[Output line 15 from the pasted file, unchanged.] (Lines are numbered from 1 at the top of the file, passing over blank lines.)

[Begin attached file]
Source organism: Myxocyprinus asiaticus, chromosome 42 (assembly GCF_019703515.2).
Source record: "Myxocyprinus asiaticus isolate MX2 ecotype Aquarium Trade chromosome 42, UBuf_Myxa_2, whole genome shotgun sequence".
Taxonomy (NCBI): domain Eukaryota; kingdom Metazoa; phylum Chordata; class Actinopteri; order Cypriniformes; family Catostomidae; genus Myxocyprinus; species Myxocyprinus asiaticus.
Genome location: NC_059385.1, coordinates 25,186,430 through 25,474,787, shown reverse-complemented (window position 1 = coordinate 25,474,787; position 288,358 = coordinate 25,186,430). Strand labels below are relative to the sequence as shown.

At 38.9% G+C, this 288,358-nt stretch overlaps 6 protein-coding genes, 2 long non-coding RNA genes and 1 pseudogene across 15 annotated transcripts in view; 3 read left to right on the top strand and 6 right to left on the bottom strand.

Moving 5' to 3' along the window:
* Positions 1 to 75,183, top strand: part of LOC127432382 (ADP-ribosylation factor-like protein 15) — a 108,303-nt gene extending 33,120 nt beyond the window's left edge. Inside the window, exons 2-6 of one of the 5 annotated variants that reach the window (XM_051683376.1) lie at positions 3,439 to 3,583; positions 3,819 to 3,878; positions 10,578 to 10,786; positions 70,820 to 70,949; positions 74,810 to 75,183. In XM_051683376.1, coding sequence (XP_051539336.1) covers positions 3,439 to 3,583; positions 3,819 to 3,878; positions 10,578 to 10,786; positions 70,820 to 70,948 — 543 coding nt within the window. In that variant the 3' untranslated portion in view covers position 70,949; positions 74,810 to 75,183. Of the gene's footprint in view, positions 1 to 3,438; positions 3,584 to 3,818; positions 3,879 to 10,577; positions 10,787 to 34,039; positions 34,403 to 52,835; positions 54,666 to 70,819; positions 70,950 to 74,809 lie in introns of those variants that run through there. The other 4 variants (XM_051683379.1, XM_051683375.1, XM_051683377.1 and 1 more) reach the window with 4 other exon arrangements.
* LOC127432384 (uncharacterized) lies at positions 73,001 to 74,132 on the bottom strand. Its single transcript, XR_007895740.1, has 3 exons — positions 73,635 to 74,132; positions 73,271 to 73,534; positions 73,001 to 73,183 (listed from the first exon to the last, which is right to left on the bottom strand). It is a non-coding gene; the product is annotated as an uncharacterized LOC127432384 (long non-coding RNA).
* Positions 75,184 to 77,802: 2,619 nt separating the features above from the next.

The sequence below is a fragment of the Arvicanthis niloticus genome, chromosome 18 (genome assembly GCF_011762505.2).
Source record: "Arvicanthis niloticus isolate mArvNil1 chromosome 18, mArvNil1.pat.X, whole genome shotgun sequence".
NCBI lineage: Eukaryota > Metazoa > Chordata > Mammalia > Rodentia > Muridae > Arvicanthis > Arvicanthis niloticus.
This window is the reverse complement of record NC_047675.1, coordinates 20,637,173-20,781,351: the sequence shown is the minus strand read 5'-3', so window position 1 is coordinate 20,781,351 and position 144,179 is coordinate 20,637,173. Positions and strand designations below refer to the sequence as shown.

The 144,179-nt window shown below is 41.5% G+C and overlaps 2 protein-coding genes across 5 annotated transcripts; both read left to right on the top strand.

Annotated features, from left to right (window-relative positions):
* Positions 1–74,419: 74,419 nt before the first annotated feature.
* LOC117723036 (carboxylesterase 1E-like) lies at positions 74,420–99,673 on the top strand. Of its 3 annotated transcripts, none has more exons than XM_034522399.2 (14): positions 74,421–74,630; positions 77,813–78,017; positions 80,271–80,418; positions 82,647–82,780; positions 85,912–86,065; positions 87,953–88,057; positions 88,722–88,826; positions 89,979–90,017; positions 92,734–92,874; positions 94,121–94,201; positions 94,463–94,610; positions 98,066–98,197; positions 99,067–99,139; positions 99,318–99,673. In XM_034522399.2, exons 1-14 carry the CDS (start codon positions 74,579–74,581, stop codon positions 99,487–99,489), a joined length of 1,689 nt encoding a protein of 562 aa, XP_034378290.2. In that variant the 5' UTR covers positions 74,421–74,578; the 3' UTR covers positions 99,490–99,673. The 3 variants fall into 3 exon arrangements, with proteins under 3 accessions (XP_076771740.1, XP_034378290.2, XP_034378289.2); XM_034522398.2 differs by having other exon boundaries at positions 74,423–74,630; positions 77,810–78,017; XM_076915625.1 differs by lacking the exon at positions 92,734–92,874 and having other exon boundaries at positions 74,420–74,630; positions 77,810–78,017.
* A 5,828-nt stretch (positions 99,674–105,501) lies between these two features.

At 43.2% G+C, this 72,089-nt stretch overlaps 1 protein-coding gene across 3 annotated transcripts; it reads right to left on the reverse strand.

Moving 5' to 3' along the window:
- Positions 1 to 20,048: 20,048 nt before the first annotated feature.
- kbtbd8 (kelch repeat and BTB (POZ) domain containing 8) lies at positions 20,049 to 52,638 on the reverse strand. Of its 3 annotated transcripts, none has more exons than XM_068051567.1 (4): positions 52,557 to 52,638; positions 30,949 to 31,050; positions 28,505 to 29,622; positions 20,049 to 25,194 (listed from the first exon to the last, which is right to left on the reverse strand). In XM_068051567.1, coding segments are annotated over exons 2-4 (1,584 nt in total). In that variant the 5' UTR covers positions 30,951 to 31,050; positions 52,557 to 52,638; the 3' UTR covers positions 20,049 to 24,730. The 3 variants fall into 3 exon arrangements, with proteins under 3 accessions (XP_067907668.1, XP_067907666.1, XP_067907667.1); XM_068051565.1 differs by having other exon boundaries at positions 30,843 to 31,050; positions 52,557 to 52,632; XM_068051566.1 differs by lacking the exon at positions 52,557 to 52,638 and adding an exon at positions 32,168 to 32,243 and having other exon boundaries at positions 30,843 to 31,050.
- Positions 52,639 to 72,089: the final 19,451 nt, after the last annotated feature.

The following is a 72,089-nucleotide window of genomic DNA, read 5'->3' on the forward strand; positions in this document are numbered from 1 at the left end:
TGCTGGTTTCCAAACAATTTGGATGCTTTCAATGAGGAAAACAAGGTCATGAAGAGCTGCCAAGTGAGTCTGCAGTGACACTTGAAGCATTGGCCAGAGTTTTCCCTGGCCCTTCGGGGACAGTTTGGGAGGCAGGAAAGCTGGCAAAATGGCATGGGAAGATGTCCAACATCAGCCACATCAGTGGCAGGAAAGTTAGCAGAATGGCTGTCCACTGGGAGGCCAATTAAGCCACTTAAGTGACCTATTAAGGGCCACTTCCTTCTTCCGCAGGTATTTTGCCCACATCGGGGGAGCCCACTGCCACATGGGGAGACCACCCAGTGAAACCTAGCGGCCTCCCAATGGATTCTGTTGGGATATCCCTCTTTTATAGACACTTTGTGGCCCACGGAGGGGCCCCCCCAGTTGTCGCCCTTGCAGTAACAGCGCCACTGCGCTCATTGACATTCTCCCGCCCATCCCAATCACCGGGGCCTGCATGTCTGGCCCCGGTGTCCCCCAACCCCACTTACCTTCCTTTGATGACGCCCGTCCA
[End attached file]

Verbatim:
Annotated features, from left to right (window-relative positions):